Sunday October 23, 2016

Google Quietly Drops Ban On Personally Identifiable Web Tracking

While you can still opt out of this stuff, Google has made some changes where web browsing records from other owned services (namely DoubleClick) could be integrated into your account. This means your browsing habits, interests, etc., would be paired with your name and other personal information, making it easy for the company to get an extensive profile of you.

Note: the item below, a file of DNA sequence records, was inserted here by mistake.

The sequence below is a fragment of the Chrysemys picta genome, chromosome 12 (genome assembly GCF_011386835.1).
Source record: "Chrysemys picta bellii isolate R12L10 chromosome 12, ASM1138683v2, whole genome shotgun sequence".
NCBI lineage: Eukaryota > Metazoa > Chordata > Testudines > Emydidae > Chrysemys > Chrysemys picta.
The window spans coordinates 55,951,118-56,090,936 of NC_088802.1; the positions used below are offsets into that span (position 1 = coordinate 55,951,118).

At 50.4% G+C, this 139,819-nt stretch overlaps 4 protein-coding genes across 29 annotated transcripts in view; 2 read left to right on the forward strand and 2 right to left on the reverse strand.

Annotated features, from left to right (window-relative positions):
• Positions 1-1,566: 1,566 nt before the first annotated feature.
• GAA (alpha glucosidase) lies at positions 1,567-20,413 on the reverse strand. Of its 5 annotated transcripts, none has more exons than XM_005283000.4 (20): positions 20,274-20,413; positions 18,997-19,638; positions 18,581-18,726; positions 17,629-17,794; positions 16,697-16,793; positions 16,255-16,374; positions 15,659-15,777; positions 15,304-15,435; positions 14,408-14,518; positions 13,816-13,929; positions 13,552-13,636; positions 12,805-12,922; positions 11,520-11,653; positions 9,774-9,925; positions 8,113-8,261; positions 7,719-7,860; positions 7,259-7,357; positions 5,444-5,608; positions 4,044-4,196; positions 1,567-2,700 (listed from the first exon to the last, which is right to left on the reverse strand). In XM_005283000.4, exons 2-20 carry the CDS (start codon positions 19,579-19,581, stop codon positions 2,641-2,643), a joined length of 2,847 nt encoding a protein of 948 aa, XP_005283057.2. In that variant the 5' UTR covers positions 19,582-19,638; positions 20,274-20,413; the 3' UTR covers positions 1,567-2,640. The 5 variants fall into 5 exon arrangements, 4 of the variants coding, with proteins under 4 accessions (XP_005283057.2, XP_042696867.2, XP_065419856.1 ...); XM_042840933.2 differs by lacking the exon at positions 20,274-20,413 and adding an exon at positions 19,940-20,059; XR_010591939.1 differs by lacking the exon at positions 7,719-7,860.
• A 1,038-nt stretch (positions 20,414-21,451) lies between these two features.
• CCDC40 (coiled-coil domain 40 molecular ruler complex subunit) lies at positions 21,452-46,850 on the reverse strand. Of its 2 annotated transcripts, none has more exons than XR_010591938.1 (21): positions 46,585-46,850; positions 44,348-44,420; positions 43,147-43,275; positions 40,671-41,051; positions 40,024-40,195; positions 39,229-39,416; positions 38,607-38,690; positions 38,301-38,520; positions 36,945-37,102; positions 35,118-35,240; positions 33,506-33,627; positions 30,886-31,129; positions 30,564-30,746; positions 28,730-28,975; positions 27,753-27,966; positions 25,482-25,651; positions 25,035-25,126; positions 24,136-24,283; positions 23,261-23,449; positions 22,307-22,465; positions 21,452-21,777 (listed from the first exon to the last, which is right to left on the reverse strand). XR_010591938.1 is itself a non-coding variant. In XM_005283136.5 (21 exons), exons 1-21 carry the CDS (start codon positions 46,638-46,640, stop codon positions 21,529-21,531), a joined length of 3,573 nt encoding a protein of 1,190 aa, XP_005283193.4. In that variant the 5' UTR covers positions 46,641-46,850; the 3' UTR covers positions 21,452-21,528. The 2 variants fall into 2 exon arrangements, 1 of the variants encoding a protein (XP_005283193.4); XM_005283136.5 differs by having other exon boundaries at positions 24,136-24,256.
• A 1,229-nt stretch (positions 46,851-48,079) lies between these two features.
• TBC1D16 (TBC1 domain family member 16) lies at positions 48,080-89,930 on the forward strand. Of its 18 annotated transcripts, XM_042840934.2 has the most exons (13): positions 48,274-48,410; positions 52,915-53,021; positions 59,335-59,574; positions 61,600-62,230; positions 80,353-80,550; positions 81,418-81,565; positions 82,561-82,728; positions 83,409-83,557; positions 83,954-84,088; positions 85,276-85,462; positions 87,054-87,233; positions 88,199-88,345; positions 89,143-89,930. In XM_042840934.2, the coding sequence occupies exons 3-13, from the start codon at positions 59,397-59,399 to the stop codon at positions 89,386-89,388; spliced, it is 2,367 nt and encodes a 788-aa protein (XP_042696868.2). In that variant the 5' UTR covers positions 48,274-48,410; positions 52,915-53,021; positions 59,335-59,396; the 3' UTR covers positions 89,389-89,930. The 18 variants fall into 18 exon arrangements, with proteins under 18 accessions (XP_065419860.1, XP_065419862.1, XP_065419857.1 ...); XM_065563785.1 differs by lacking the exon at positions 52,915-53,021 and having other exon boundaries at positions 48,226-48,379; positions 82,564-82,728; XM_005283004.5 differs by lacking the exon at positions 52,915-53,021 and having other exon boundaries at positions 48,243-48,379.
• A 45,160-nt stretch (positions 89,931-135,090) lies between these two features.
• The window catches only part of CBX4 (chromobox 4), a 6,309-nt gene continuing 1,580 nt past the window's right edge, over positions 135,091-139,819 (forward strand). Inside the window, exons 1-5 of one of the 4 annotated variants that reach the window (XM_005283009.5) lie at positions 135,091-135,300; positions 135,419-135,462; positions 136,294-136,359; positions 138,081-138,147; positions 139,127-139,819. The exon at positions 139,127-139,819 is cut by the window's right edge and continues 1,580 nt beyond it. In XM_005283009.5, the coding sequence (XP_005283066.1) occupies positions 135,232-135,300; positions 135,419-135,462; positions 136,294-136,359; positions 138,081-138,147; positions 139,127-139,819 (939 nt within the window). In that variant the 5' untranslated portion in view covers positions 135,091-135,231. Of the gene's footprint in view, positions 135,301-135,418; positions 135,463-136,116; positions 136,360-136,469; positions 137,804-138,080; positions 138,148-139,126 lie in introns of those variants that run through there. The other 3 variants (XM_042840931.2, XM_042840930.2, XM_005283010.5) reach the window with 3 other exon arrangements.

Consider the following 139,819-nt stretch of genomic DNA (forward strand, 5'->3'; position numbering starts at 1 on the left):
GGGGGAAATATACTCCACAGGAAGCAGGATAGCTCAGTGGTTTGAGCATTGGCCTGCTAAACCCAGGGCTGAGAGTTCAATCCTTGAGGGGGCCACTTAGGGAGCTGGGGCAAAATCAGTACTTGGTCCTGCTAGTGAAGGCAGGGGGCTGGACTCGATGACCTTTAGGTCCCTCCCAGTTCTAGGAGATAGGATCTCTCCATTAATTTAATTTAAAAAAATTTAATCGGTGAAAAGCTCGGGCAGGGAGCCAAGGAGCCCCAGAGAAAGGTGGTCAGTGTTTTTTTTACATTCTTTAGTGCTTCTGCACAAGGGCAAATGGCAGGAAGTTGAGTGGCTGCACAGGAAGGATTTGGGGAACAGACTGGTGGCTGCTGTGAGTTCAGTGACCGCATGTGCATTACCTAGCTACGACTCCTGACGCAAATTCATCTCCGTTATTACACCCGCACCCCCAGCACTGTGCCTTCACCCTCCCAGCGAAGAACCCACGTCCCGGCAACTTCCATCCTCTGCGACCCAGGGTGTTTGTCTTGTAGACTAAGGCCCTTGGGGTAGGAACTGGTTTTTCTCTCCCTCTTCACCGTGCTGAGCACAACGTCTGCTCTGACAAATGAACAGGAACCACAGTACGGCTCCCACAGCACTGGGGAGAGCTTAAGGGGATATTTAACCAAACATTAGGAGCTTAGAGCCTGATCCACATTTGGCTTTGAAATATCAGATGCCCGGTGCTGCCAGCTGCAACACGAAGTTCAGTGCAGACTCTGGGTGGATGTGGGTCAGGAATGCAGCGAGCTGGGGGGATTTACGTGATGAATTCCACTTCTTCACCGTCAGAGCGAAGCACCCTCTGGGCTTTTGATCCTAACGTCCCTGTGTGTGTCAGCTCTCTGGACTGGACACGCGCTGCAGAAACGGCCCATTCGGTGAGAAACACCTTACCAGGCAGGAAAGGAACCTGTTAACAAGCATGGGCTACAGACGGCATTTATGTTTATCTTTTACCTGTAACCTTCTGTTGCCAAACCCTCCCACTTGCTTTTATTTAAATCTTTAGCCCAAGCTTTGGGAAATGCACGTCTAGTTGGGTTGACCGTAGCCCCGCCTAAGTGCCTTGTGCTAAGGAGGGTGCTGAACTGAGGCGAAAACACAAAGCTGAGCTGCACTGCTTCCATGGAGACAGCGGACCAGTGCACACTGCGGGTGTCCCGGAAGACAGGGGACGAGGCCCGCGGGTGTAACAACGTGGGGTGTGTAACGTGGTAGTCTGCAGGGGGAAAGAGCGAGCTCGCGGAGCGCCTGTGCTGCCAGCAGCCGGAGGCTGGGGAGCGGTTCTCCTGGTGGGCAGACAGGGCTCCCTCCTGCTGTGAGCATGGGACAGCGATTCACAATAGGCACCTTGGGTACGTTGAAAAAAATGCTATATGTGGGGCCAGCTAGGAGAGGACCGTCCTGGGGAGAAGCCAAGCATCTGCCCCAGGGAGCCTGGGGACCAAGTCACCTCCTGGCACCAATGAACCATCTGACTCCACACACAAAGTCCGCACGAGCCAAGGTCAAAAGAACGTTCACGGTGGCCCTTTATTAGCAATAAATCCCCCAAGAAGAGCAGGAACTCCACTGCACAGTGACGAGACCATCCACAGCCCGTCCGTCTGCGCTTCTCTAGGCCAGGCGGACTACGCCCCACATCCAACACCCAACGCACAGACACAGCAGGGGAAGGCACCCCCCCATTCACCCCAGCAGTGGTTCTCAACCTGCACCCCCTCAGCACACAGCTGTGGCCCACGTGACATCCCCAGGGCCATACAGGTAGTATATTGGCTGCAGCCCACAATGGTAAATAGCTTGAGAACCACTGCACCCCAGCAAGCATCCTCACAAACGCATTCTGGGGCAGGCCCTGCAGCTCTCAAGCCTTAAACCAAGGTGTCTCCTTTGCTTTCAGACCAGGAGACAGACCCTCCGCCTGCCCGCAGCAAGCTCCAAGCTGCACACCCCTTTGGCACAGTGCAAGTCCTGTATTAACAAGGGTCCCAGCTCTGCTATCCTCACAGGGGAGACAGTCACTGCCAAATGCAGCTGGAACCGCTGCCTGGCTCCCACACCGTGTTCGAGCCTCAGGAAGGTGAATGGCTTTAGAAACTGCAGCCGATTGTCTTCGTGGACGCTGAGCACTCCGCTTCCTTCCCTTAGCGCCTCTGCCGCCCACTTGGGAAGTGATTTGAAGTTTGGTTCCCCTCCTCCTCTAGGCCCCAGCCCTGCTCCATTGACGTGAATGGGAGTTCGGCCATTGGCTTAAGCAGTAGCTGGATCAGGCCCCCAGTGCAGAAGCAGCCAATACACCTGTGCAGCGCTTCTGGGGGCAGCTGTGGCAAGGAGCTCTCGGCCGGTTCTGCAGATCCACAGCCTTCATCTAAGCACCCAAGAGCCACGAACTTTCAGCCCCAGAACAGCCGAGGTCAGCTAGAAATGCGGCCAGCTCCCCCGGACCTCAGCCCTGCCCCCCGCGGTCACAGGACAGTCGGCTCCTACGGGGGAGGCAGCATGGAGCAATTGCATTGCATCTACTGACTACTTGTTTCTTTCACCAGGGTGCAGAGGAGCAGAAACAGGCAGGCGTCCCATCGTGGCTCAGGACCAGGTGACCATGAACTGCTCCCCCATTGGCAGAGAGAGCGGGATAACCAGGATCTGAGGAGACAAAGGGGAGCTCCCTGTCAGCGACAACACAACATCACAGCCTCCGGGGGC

The practical result of the change is that the DoubleClick ads that follow people around on the web may now be customized to them based on your name and other information Google knows about you. It also means that Google could now, if it wished to, build a complete portrait of a user by name, based on everything they write in email, every website they visit and the searches they conduct. The move is a sea change for Google and a further blow to the online ad industry’s longstanding contention that web tracking is mostly anonymous. In recent years, Facebook, offline data brokers and others have increasingly sought to combine their troves of web tracking data with people’s real names. But until this summer, Google held the line.